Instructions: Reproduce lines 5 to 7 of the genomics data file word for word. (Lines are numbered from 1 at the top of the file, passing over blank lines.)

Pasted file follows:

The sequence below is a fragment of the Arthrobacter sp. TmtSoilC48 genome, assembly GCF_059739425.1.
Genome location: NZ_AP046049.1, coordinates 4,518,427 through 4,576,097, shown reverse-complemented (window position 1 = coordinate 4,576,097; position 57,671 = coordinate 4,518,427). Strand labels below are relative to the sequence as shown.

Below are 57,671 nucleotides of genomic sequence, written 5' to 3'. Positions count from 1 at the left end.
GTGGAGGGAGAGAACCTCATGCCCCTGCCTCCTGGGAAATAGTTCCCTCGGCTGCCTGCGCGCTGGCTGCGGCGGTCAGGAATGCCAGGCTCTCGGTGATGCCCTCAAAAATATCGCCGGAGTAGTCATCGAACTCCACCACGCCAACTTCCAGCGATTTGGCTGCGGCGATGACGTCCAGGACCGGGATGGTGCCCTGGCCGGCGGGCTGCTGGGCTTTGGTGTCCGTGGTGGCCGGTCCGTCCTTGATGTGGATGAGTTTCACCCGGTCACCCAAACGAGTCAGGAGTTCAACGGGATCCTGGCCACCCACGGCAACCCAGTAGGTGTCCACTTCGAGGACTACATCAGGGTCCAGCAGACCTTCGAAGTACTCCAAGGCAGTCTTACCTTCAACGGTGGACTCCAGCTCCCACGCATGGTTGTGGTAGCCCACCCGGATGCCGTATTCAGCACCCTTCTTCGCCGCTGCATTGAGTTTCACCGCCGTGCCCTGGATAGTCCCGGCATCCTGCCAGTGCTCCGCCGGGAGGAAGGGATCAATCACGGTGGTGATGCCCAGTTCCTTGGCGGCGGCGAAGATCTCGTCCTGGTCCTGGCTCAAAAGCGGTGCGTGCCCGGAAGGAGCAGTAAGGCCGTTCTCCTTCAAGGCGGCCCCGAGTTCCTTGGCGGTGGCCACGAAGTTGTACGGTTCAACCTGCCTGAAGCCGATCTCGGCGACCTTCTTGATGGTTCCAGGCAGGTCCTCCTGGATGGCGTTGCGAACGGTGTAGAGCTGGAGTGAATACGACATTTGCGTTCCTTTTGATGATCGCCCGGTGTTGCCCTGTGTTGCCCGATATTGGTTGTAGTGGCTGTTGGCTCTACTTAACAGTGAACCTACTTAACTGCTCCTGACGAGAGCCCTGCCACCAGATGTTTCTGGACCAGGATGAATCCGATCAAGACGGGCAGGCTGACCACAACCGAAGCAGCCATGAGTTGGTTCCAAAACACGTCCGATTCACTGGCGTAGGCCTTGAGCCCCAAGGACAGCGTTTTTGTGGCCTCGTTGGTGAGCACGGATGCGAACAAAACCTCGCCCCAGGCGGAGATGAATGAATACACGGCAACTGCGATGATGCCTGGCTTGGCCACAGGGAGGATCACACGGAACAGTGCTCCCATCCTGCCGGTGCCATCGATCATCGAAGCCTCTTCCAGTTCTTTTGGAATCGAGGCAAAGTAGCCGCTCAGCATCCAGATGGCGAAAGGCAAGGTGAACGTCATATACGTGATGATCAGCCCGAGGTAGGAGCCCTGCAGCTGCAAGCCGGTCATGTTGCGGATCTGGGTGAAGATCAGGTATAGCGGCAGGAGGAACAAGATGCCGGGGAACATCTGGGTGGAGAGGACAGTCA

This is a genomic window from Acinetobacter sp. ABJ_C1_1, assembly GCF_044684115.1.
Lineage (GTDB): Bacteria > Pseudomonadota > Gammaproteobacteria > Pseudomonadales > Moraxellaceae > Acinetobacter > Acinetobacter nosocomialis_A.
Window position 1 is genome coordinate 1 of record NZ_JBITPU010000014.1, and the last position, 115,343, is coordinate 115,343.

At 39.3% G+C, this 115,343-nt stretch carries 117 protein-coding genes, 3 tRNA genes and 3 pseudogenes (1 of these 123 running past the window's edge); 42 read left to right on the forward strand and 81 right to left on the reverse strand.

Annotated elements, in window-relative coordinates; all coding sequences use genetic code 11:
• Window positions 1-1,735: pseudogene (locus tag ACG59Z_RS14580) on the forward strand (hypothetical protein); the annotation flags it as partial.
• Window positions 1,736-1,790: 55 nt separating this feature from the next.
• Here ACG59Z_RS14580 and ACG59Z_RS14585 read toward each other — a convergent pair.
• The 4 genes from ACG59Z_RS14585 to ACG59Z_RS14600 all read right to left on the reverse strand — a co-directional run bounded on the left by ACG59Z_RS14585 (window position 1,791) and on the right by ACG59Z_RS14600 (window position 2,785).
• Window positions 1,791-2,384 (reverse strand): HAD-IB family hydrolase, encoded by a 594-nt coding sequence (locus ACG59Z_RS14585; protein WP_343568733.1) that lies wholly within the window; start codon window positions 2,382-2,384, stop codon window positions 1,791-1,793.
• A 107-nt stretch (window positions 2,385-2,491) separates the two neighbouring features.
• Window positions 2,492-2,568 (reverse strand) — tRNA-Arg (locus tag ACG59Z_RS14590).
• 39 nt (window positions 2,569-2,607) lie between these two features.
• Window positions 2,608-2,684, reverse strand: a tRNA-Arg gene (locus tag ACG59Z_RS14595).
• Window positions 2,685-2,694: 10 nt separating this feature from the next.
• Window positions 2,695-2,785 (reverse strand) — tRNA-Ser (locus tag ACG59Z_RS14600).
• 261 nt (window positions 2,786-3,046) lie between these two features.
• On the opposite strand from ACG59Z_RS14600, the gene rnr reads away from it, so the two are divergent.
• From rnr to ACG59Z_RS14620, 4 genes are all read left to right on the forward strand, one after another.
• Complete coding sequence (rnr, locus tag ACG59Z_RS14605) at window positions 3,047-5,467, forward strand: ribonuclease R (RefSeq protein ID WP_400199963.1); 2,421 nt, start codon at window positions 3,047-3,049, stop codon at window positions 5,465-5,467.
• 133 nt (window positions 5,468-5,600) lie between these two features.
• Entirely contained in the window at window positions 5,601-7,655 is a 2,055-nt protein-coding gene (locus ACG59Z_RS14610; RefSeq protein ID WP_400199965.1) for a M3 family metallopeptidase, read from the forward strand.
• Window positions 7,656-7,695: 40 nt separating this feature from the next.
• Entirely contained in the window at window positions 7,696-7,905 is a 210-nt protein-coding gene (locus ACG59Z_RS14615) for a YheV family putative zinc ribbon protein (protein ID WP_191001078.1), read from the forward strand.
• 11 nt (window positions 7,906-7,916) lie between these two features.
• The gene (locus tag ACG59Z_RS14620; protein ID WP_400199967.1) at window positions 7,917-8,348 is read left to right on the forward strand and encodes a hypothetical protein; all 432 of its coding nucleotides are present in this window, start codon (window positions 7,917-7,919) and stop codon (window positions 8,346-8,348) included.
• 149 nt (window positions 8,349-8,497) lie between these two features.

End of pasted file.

This is a genomic window from Acinetobacter sp. ABJ_C1_1, assembly GCF_044684115.1.
Lineage (GTDB): Bacteria > Pseudomonadota > Gammaproteobacteria > Pseudomonadales > Moraxellaceae > Acinetobacter > Acinetobacter nosocomialis_A.
Window position 1 is genome coordinate 1 of record NZ_JBITPU010000014.1, and the last position, 115,343, is coordinate 115,343.